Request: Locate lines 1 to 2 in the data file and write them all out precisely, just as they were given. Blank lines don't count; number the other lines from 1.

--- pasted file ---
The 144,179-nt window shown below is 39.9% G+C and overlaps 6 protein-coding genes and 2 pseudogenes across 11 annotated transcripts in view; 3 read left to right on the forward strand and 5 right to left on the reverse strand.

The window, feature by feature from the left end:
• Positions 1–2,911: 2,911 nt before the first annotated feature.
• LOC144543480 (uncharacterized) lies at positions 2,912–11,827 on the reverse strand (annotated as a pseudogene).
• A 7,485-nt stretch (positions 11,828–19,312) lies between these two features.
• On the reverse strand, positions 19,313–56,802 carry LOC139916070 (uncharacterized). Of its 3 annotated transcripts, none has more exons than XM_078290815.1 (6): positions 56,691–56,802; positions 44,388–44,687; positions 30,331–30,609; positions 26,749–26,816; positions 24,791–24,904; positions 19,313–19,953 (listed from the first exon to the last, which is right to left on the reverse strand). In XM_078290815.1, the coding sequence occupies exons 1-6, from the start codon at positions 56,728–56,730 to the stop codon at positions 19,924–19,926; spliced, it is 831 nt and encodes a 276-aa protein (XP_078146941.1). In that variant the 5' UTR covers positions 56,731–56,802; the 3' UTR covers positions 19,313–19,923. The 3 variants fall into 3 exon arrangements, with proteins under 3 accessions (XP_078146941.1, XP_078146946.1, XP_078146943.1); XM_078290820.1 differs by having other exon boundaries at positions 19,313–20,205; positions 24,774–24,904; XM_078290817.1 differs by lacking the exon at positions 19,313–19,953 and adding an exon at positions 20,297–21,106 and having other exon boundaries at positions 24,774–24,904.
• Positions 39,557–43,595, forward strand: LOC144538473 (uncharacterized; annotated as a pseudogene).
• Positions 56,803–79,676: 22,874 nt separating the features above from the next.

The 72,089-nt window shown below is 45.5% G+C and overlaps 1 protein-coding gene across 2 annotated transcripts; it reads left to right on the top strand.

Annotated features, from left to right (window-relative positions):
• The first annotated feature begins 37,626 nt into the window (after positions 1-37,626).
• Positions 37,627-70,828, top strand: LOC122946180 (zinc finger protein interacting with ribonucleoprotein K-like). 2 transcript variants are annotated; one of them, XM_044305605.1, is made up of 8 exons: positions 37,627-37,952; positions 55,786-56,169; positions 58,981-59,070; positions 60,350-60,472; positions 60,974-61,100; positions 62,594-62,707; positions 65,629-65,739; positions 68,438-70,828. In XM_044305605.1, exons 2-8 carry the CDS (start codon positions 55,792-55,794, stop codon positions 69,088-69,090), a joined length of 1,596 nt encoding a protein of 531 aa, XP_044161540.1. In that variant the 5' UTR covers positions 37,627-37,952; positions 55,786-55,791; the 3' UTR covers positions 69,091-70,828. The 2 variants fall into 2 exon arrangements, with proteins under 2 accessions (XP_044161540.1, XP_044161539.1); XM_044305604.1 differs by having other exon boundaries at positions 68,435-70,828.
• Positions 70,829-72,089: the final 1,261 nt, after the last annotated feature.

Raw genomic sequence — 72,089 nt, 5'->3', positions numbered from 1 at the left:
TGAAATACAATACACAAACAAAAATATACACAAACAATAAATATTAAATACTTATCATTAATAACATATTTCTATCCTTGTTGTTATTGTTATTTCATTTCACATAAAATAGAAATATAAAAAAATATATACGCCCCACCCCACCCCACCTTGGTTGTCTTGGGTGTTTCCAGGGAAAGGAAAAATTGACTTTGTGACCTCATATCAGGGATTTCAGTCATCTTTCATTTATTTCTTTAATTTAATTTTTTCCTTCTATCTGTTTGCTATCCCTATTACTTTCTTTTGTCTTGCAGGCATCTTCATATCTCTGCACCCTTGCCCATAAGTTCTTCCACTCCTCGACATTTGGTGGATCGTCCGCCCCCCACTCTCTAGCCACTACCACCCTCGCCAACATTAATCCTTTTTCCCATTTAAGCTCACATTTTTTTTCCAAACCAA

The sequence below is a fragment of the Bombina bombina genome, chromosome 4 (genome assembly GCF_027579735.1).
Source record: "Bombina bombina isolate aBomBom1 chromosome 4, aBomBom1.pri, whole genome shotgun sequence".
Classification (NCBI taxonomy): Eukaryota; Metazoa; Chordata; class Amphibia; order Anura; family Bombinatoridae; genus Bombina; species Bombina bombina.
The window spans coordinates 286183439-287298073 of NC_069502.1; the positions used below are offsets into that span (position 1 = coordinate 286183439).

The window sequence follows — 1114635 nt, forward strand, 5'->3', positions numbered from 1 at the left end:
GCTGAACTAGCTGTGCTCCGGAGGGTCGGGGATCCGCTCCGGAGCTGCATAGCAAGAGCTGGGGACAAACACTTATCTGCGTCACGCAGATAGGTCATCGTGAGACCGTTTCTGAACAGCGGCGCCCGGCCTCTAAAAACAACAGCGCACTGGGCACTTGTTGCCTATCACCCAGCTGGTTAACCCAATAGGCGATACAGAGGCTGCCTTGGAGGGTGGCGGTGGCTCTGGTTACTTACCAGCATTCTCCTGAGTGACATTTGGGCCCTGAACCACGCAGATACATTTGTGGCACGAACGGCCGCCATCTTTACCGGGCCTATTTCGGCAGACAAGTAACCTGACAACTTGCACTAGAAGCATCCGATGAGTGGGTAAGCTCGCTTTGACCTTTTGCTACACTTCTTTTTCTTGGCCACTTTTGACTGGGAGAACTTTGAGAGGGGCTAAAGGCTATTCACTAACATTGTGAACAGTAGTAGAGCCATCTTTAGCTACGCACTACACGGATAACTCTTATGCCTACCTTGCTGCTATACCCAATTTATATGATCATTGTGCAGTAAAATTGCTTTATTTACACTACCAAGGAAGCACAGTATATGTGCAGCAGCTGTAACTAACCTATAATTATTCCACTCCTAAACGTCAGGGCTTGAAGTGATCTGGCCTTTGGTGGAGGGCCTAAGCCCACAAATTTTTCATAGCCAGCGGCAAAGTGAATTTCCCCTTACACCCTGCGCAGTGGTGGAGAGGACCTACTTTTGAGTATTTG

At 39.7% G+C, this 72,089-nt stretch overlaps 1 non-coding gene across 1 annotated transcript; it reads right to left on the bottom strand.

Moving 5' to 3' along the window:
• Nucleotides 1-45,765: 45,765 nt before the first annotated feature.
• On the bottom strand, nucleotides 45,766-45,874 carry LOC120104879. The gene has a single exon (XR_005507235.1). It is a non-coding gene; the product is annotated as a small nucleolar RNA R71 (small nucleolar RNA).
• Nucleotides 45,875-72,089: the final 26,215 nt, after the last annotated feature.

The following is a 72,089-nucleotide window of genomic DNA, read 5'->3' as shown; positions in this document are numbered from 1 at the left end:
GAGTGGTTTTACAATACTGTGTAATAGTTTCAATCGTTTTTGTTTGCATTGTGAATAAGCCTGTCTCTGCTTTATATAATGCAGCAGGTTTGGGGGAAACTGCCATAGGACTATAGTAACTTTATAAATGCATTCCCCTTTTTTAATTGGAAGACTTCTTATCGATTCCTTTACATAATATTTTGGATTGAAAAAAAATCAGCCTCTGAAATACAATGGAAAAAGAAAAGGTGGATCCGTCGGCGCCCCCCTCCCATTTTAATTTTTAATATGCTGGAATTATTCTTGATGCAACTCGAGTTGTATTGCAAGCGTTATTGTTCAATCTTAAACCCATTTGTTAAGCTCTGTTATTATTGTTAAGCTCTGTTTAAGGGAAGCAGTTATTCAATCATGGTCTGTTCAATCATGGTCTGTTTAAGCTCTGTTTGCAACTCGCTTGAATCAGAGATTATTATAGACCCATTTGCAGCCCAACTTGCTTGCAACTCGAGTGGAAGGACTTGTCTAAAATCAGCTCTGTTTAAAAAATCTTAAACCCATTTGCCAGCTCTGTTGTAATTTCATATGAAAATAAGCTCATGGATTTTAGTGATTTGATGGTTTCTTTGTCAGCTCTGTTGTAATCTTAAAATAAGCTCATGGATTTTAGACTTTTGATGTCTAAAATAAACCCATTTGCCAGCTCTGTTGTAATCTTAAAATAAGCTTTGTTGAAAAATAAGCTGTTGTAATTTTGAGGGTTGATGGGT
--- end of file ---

The 144,179-nt window shown below is 39.9% G+C and overlaps 6 protein-coding genes and 2 pseudogenes across 11 annotated transcripts in view; 3 read left to right on the forward strand and 5 right to left on the reverse strand.

The window, feature by feature from the left end: